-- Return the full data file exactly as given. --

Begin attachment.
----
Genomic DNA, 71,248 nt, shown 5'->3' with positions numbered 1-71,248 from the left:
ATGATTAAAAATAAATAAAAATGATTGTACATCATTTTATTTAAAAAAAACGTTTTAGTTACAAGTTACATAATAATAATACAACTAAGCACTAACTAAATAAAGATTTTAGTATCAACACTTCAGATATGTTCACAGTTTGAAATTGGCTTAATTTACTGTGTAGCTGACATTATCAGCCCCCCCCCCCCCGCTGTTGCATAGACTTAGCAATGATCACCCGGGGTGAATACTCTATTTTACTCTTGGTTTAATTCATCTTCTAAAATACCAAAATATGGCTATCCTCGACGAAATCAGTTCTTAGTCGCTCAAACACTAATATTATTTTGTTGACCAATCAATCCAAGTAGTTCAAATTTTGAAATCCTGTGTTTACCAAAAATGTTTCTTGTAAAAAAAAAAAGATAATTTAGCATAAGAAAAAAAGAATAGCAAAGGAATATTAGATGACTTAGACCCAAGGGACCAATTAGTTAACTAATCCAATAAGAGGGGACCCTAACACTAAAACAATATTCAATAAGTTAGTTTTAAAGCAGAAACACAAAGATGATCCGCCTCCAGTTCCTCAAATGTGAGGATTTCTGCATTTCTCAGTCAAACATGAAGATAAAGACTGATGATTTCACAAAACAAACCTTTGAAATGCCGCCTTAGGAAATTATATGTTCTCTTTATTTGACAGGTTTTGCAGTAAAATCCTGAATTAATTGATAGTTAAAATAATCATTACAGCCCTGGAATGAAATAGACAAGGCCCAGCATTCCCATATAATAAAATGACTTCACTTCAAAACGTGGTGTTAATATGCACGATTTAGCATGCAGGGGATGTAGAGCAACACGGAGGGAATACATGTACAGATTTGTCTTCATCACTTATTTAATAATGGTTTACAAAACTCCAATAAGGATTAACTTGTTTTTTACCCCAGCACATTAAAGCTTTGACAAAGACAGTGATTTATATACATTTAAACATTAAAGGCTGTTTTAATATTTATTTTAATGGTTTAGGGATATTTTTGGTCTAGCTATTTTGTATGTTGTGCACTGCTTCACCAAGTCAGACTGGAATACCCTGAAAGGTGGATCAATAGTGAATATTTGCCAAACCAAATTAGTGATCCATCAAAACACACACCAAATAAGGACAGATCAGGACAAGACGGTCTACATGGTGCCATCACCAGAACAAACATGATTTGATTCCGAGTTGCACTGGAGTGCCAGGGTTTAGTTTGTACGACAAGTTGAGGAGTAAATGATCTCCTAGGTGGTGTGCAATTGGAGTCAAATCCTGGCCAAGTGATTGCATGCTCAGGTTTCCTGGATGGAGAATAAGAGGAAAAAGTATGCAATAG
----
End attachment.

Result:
Genomic DNA, 71,248 nt, shown 5'->3' with positions numbered 1-71,248 from the left:
ATGATTAAAAATAAATAAAAATGATTGTACATCATTTTATTTAAAAAAAACGTTTTAGTTACAAGTTACATAATAATAATACAACTAAGCACTAACTAAATAAAGATTTTAGTATCAACACTTCAGATATGTTCACAGTTTGAAATTGGCTTAATTTACTGTGTAGCTGACATTATCAGCCCCCCCCCCCCCGCTGTTGCATAGACTTAGCAATGATCACCCGGGGTGAATACTCTATTTTACTCTTGGTTTAATTCATCTTCTAAAATACCAAAATATGGCTATCCTCGACGAAATCAGTTCTTAGTCGCTCAAACACTAATATTATTTTGTTGACCAATCAATCCAAGTAGTTCAAATTTTGAAATCCTGTGTTTACCAAAAATGTTTCTTGTAAAAAAAAAAAGATAATTTAGCATAAGAAAAAAAGAATAGCAAAGGAATATTAGATGACTTAGACCCAAGGGACCAATTAGTTAACTAATCCAATAAGAGGGGACCCTAACACTAAAACAATATTCAATAAGTTAGTTTTAAAGCAGAAACACAAAGATGATCCGCCTCCAGTTCCTCAAATGTGAGGATTTCTGCATTTCTCAGTCAAACATGAAGATAAAGACTGATGATTTCACAAAACAAACCTTTGAAATGCCGCCTTAGGAAATTATATGTTCTCTTTATTTGACAGGTTTTGCAGTAAAATCCTGAATTAATTGATAGTTAAAATAATCATTACAGCCCTGGAATGAAATAGACAAGGCCCAGCATTCCCATATAATAAAATGACTTCACTTCAAAACGTGGTGTTAATATGCACGATTTAGCATGCAGGGGATGTAGAGCAACACGGAGGGAATACATGTACAGATTTGTCTTCATCACTTATTTAATAATGGTTTACAAAACTCCAATAAGGATTAACTTGTTTTTTACCCCAGCACATTAAAGCTTTGACAAAGACAGTGATTTATATACATTTAAACATTAAAGGCTGTTTTAATATTTATTTTAATGGTTTAGGGATATTTTTGGTCTAGCTATTTTGTATGTTGTGCACTGCTTCACCAAGTCAGACTGGAATACCCTGAAAGGTGGATCAATAGTGAATATTTGCCAAACCAAATTAGTGATCCATCAAAACACACACCAAATAAGGACAGATCAGGACAAGACGGTCTACATGGTGCCATCACCAGAACAAACATGATTTGATTCCGAGTTGCACTGGAGTGCCAGGGTTTAGTTTGTACGACAAGTTGAGGAGTAAATGATCTCCTAGGTGGTGTGCAATTGGAGTCAAATCCTGGCCAAGTGATTGCATGCTCAGGTTTCCTGGATGGAGAATAAGAGGAAAAAGTATGCAATAG